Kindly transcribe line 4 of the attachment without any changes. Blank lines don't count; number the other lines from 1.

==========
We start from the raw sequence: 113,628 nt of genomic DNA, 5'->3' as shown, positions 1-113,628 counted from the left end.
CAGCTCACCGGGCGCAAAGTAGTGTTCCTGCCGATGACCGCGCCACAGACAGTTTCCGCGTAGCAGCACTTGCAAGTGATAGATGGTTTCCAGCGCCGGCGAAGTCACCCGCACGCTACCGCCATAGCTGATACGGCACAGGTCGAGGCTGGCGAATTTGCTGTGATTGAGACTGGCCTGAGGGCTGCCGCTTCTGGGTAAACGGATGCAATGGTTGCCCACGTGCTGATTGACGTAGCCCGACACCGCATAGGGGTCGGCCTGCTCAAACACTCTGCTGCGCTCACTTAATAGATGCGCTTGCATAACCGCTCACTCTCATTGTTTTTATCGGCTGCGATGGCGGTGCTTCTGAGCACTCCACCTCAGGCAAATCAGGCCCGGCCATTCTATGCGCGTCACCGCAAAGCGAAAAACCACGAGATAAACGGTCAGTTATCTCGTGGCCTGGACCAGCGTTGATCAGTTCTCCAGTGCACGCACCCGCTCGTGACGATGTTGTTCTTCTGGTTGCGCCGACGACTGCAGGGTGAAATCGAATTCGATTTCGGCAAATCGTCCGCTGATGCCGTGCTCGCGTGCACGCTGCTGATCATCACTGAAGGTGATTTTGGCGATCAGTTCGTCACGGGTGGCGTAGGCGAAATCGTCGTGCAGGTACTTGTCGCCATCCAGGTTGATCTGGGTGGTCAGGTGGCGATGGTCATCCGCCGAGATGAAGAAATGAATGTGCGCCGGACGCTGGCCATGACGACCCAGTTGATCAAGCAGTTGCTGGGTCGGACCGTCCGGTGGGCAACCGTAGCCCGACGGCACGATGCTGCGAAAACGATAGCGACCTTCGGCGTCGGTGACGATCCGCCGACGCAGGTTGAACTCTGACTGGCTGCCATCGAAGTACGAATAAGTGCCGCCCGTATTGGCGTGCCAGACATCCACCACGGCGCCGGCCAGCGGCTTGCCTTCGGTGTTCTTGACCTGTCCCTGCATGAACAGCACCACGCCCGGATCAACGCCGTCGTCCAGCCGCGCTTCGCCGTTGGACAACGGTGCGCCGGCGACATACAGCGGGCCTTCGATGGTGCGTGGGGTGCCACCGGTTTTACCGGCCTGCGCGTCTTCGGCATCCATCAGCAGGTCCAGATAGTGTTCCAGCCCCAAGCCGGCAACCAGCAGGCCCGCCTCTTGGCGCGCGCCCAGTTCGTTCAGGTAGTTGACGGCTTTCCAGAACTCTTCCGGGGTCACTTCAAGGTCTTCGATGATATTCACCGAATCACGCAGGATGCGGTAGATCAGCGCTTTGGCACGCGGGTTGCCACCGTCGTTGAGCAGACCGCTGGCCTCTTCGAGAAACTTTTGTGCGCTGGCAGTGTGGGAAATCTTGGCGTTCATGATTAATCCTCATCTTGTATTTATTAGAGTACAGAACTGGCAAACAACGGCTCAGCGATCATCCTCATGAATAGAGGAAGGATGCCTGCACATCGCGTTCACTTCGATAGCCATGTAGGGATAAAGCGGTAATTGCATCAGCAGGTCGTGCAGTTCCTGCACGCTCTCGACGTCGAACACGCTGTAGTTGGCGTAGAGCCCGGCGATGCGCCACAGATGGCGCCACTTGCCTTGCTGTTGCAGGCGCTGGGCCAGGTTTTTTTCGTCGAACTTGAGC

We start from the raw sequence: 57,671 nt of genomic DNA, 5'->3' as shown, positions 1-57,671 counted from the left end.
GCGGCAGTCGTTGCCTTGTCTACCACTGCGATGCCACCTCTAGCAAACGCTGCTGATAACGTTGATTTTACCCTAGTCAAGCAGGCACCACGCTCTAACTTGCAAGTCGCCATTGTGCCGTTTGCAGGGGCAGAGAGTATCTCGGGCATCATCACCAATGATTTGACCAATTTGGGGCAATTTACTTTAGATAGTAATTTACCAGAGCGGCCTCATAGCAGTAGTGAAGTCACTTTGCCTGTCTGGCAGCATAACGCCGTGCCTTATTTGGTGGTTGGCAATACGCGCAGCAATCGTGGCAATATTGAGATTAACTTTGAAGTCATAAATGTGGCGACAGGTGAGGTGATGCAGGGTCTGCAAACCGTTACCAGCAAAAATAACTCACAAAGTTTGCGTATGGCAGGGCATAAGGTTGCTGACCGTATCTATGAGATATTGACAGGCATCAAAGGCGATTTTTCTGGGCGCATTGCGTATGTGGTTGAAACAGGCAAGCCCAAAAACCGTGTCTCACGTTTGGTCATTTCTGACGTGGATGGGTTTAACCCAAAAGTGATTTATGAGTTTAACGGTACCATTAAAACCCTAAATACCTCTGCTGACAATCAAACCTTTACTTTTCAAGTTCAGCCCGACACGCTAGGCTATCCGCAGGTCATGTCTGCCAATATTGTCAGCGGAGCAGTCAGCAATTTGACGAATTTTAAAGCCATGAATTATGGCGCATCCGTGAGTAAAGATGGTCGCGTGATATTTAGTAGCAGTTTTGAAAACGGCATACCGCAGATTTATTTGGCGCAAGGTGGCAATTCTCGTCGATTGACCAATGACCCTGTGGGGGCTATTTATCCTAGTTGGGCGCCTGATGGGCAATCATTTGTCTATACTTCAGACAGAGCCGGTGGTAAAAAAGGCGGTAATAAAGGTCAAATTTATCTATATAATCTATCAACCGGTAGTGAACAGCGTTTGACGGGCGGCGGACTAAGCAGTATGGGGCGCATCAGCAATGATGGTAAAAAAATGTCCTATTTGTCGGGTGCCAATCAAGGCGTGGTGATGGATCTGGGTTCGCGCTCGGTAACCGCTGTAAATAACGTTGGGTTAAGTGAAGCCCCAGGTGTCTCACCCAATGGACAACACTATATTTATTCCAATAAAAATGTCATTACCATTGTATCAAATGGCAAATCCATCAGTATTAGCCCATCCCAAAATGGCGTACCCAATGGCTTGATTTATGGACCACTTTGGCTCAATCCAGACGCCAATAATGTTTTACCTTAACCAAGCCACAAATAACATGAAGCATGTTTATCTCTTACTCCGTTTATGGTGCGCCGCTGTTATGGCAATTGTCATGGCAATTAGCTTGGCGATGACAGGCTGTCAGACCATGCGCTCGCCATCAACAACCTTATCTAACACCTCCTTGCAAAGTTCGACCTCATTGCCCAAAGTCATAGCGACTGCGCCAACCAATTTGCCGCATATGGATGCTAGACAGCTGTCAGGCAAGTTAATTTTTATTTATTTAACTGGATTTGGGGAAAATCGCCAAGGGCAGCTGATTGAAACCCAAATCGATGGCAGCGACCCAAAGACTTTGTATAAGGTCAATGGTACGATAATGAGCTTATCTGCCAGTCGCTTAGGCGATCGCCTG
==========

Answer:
GCGGCAGTCGTTGCCTTGTCTACCACTGCGATGCCACCTCTAGCAAACGCTGCTGATAACGTTGATTTTACCCTAGTCAAGCAGGCACCACGCTCTAACTTGCAAGTCGCCATTGTGCCGTTTGCAGGGGCAGAGAGTATCTCGGGCATCATCACCAATGATTTGACCAATTTGGGGCAATTTACTTTAGATAGTAATTTACCAGAGCGGCCTCATAGCAGTAGTGAAGTCACTTTGCCTGTCTGGCAGCATAACGCCGTGCCTTATTTGGTGGTTGGCAATACGCGCAGCAATCGTGGCAATATTGAGATTAACTTTGAAGTCATAAATGTGGCGACAGGTGAGGTGATGCAGGGTCTGCAAACCGTTACCAGCAAAAATAACTCACAAAGTTTGCGTATGGCAGGGCATAAGGTTGCTGACCGTATCTATGAGATATTGACAGGCATCAAAGGCGATTTTTCTGGGCGCATTGCGTATGTGGTTGAAACAGGCAAGCCCAAAAACCGTGTCTCACGTTTGGTCATTTCTGACGTGGATGGGTTTAACCCAAAAGTGATTTATGAGTTTAACGGTACCATTAAAACCCTAAATACCTCTGCTGACAATCAAACCTTTACTTTTCAAGTTCAGCCCGACACGCTAGGCTATCCGCAGGTCATGTCTGCCAATATTGTCAGCGGAGCAGTCAGCAATTTGACGAATTTTAAAGCCATGAATTATGGCGCATCCGTGAGTAAAGATGGTCGCGTGATATTTAGTAGCAGTTTTGAAAACGGCATACCGCAGATTTATTTGGCGCAAGGTGGCAATTCTCGTCGATTGACCAATGACCCTGTGGGGGCTATTTATCCTAGTTGGGCGCCTGATGGGCAATCATTTGTCTATACTTCAGACAGAGCCGGTGGTAAAAAAGGCGGTAATAAAGGTCAAATTTATCTATATAATCTATCAACCGGTAGTGAACAGCGTTTGACGGGCGGCGGACTAAGCAGTATGGGGCGCATCAGCAATGATGGTAAAAAAATGTCCTATTTGTCGGGTGCCAATCAAGGCGTGGTGATGGATCTGGGTTCGCGCTCGGTAACCGCTGTAAATAACGTTGGGTTAAGTGAAGCCCCAGGTGTCTCACCCAATGGACAACACTATATTTATTCCAATAAAAATGTCATTACCATTGTATCAAATGGCAAATCCATCAGTATTAGCCCATCCCAAAATGGCGTACCCAATGGCTTGATTTATGGACCACTTTGGCTCAATCCAGACGCCAATAATGTTTTACCTTAACCAAGCCACAAATAACATGAAGCATGTTTATCTCTTACTCCGTTTATGGTGCGCCGCTGTTATGGCAATTGTCATGGCAATTAGCTTGGCGATGACAGGCTGTCAGACCATGCGCTCGCCATCAACAACCTTATCTAACACCTCCTTGCAAAGTTCGACCTCATTGCCCAAAGTCATAGCGACTGCGCCAACCAATTTGCCGCATATGGATGCTAGACAGCTGTCAGGCAAGTTAATTTTTATTTATTTAACTGGATTTGGGGAAAATCGCCAAGGGCAGCTGATTGAAACCCAAATCGATGGCAGCGACCCAAAGACTTTGTATAAGGTCAATGGTACGATAATGAGCTTATCTGCCAGTCGCTTAGGCGATCGCCTG